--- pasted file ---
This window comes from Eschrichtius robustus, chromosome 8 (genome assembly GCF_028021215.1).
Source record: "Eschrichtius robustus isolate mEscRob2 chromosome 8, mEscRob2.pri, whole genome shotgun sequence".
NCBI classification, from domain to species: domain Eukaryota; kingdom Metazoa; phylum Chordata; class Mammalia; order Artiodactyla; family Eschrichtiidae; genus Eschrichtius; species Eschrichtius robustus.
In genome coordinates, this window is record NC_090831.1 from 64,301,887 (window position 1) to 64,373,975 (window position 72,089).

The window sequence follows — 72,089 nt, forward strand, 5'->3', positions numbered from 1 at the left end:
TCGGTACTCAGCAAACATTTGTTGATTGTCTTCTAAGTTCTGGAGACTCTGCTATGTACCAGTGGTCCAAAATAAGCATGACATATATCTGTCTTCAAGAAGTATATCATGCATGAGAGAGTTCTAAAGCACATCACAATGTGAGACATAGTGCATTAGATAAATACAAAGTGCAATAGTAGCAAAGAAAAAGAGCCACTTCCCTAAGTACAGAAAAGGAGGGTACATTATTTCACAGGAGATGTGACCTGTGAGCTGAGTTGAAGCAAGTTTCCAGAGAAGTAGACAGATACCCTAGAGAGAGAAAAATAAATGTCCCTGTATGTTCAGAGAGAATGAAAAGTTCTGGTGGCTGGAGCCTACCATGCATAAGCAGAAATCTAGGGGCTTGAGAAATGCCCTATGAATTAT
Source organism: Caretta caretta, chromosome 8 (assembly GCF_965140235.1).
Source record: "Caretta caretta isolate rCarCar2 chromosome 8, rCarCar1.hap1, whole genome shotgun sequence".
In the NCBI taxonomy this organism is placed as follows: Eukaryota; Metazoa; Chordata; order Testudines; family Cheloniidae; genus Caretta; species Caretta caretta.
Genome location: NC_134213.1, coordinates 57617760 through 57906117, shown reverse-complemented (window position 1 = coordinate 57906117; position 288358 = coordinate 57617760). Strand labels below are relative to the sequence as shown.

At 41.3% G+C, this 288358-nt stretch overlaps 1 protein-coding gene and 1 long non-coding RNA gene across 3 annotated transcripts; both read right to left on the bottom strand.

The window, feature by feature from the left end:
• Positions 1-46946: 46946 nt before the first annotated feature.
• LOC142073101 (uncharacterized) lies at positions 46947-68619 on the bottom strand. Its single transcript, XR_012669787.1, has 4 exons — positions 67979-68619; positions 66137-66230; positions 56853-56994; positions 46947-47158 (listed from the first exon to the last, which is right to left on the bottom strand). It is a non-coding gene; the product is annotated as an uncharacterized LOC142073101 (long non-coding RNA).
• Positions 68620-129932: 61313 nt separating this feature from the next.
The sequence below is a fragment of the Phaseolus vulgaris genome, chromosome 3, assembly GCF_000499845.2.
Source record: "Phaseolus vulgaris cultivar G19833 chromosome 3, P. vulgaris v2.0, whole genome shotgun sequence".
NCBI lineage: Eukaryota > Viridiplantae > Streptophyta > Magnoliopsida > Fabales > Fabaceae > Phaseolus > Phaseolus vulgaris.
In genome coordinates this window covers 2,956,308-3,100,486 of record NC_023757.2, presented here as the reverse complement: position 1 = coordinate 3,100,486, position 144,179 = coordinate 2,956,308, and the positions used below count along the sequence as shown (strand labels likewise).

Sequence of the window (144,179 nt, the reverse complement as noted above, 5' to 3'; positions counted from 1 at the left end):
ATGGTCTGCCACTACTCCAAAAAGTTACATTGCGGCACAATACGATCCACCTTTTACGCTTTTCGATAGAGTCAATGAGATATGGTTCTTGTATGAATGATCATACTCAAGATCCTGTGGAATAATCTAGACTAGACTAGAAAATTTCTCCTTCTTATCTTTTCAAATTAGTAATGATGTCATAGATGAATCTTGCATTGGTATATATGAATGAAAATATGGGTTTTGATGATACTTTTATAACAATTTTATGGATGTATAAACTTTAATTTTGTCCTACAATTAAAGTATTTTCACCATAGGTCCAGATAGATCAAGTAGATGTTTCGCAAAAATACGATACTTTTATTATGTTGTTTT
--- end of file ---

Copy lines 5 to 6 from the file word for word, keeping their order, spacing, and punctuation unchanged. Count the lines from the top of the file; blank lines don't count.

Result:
The window sequence follows — 72,089 nt, forward strand, 5'->3', positions numbered from 1 at the left end:
TCGGTACTCAGCAAACATTTGTTGATTGTCTTCTAAGTTCTGGAGACTCTGCTATGTACCAGTGGTCCAAAATAAGCATGACATATATCTGTCTTCAAGAAGTATATCATGCATGAGAGAGTTCTAAAGCACATCACAATGTGAGACATAGTGCATTAGATAAATACAAAGTGCAATAGTAGCAAAGAAAAAGAGCCACTTCCCTAAGTACAGAAAAGGAGGGTACATTATTTCACAGGAGATGTGACCTGTGAGCTGAGTTGAAGCAAGTTTCCAGAGAAGTAGACAGATACCCTAGAGAGAGAAAAATAAATGTCCCTGTATGTTCAGAGAGAATGAAAAGTTCTGGTGGCTGGAGCCTACCATGCATAAGCAGAAATCTAGGGGCTTGAGAAATGCCCTATGAATTAT